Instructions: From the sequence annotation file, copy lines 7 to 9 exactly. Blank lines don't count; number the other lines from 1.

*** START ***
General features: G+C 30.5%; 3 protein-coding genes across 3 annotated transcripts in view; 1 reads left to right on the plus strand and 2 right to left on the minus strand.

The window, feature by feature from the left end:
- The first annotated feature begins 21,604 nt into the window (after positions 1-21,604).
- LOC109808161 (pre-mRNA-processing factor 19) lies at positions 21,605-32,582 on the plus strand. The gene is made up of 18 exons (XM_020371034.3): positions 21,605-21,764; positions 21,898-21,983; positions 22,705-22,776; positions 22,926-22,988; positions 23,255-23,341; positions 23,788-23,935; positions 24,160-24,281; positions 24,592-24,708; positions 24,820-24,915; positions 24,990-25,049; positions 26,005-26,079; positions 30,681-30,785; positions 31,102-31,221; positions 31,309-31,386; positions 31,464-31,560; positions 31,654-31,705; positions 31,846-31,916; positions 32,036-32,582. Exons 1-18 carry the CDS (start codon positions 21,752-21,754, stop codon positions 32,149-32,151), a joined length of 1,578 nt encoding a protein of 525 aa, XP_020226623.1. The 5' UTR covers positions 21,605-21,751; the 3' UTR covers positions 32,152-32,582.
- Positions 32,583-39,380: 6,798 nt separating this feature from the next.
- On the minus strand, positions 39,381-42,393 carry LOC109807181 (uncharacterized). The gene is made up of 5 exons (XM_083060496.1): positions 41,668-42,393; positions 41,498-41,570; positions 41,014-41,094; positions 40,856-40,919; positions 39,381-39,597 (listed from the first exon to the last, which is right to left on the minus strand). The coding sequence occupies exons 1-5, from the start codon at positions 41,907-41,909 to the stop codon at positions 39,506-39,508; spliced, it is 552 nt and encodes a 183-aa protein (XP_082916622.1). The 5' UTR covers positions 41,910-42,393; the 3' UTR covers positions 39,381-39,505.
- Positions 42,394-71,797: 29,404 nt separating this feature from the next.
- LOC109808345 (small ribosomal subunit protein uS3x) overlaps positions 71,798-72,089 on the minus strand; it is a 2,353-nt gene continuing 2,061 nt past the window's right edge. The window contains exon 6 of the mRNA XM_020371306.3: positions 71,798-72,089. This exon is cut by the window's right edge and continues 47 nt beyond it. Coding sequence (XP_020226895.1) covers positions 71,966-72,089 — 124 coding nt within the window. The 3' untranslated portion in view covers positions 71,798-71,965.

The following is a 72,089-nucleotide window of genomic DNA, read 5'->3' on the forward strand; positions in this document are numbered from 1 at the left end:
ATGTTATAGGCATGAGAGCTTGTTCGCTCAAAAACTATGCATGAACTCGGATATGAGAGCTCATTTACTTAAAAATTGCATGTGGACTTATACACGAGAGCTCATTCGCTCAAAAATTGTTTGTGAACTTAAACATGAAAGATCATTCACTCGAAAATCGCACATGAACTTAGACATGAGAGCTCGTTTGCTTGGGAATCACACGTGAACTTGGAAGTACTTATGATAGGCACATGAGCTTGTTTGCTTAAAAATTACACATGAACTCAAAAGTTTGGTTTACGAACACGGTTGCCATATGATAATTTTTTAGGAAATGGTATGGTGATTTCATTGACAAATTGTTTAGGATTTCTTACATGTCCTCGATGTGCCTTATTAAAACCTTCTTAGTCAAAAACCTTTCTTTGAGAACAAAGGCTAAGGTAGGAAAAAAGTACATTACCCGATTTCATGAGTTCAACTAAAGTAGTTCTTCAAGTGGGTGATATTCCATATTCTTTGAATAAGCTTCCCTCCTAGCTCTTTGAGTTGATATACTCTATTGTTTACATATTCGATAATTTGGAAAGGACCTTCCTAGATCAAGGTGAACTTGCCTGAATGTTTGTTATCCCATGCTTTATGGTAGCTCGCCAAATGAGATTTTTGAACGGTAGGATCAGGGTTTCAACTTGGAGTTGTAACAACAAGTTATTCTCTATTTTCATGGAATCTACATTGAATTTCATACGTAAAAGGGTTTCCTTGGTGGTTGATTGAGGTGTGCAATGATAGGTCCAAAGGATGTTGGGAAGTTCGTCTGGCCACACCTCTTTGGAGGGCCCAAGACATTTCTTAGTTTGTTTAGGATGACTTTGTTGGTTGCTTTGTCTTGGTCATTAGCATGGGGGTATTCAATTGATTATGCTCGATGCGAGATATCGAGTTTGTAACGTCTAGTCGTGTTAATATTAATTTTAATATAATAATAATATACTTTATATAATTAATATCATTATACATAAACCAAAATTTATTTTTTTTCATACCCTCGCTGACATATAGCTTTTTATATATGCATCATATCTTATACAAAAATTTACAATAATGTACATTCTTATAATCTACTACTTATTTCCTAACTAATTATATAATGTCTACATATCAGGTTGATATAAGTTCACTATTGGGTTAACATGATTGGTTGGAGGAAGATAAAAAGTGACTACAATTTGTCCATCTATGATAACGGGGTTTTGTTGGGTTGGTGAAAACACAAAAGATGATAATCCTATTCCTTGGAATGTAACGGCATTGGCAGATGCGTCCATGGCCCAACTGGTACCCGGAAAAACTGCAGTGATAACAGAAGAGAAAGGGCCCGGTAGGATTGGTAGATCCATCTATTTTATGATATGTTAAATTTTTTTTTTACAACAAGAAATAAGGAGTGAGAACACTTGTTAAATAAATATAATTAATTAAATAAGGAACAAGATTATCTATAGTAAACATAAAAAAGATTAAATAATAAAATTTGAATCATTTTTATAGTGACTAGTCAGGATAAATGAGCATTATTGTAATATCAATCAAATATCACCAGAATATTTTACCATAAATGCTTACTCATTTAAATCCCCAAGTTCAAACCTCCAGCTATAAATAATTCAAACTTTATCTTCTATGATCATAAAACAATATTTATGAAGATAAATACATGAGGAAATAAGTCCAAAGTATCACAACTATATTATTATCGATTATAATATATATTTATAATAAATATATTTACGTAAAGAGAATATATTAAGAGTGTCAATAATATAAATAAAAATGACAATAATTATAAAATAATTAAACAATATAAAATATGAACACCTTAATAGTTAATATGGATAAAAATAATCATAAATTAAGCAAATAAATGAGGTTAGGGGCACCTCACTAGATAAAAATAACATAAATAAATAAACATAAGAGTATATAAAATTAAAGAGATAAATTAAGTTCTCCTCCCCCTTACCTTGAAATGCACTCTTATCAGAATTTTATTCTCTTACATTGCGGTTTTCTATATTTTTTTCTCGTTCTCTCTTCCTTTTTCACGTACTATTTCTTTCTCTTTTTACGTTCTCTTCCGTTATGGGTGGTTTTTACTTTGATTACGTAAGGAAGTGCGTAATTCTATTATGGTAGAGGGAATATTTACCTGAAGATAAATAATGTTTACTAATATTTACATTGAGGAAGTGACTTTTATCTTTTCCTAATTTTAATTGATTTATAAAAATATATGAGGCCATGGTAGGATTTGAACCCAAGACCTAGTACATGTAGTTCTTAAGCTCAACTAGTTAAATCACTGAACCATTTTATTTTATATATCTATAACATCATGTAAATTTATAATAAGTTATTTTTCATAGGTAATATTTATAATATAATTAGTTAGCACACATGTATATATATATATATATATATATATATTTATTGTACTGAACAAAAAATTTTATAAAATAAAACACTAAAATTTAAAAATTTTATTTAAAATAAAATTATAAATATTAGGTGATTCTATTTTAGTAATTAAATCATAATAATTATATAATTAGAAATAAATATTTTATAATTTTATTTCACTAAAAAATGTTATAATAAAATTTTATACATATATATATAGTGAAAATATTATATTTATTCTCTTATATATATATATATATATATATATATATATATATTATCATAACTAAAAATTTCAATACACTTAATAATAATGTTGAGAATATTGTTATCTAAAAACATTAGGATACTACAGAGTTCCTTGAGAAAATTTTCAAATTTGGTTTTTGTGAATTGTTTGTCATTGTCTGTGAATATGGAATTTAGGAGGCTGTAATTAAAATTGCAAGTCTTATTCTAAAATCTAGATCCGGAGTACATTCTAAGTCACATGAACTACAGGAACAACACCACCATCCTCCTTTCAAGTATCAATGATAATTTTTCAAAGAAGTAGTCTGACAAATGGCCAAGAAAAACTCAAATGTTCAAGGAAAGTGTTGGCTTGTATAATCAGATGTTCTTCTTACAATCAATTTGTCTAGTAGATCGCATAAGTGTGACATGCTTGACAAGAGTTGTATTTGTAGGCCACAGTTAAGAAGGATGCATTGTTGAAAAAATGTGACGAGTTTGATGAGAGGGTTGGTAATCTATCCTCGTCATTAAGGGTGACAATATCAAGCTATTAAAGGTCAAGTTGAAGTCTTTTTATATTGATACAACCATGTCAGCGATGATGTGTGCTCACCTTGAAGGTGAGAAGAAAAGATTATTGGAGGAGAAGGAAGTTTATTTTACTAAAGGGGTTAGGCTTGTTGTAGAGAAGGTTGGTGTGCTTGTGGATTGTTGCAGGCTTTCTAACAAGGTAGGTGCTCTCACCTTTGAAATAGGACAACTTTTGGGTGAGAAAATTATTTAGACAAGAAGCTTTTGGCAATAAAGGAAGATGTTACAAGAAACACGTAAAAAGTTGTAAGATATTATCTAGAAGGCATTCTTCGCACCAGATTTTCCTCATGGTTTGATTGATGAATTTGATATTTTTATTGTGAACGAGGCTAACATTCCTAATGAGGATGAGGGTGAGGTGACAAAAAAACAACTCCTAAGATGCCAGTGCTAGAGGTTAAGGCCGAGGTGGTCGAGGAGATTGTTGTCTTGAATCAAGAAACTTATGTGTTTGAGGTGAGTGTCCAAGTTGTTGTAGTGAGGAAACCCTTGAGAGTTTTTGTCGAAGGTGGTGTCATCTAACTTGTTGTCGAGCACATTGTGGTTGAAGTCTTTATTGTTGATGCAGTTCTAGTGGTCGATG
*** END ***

- Positions 42,394-71,797: 29,404 nt separating this feature from the next.
- LOC109808345 (small ribosomal subunit protein uS3x) overlaps positions 71,798-72,089 on the minus strand; it is a 2,353-nt gene continuing 2,061 nt past the window's right edge. The window contains exon 6 of the mRNA XM_020371306.3: positions 71,798-72,089. This exon is cut by the window's right edge and continues 47 nt beyond it. Coding sequence (XP_020226895.1) covers positions 71,966-72,089 — 124 coding nt within the window. The 3' untranslated portion in view covers positions 71,798-71,965.

The following is a 72,089-nucleotide window of genomic DNA, read 5'->3' on the forward strand; positions in this document are numbered from 1 at the left end: